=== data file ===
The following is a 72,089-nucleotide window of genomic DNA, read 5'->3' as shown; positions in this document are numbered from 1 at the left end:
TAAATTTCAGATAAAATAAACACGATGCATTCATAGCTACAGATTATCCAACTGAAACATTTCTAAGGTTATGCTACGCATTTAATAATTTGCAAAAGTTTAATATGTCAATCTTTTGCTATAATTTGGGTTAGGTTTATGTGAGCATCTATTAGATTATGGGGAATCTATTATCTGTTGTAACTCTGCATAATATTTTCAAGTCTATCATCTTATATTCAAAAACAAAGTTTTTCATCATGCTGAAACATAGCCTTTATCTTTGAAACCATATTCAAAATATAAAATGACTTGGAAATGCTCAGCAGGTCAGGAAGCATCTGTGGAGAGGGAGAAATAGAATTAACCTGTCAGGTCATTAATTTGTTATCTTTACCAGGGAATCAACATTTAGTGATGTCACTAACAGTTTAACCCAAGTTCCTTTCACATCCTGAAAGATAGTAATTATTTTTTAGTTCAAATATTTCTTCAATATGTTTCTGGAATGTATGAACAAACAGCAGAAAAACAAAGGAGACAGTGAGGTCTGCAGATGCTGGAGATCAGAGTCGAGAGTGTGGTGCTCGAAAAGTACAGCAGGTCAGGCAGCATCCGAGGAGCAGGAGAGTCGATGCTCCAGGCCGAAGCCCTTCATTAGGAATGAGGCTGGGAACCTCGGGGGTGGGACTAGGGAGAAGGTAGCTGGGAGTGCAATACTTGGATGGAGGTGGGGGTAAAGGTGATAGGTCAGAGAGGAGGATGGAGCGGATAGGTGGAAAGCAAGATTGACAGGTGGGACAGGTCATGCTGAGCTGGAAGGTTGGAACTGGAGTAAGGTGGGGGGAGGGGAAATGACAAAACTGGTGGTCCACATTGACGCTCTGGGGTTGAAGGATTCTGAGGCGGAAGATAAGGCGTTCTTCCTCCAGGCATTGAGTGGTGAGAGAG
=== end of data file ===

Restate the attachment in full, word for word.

The following is a 72,089-nucleotide window of genomic DNA, read 5'->3' as shown; positions in this document are numbered from 1 at the left end:
TAAATTTCAGATAAAATAAACACGATGCATTCATAGCTACAGATTATCCAACTGAAACATTTCTAAGGTTATGCTACGCATTTAATAATTTGCAAAAGTTTAATATGTCAATCTTTTGCTATAATTTGGGTTAGGTTTATGTGAGCATCTATTAGATTATGGGGAATCTATTATCTGTTGTAACTCTGCATAATATTTTCAAGTCTATCATCTTATATTCAAAAACAAAGTTTTTCATCATGCTGAAACATAGCCTTTATCTTTGAAACCATATTCAAAATATAAAATGACTTGGAAATGCTCAGCAGGTCAGGAAGCATCTGTGGAGAGGGAGAAATAGAATTAACCTGTCAGGTCATTAATTTGTTATCTTTACCAGGGAATCAACATTTAGTGATGTCACTAACAGTTTAACCCAAGTTCCTTTCACATCCTGAAAGATAGTAATTATTTTTTAGTTCAAATATTTCTTCAATATGTTTCTGGAATGTATGAACAAACAGCAGAAAAACAAAGGAGACAGTGAGGTCTGCAGATGCTGGAGATCAGAGTCGAGAGTGTGGTGCTCGAAAAGTACAGCAGGTCAGGCAGCATCCGAGGAGCAGGAGAGTCGATGCTCCAGGCCGAAGCCCTTCATTAGGAATGAGGCTGGGAACCTCGGGGGTGGGACTAGGGAGAAGGTAGCTGGGAGTGCAATACTTGGATGGAGGTGGGGGTAAAGGTGATAGGTCAGAGAGGAGGATGGAGCGGATAGGTGGAAAGCAAGATTGACAGGTGGGACAGGTCATGCTGAGCTGGAAGGTTGGAACTGGAGTAAGGTGGGGGGAGGGGAAATGACAAAACTGGTGGTCCACATTGACGCTCTGGGGTTGAAGGATTCTGAGGCGGAAGATAAGGCGTTCTTCCTCCAGGCATTGAGTGGTGAGAGAG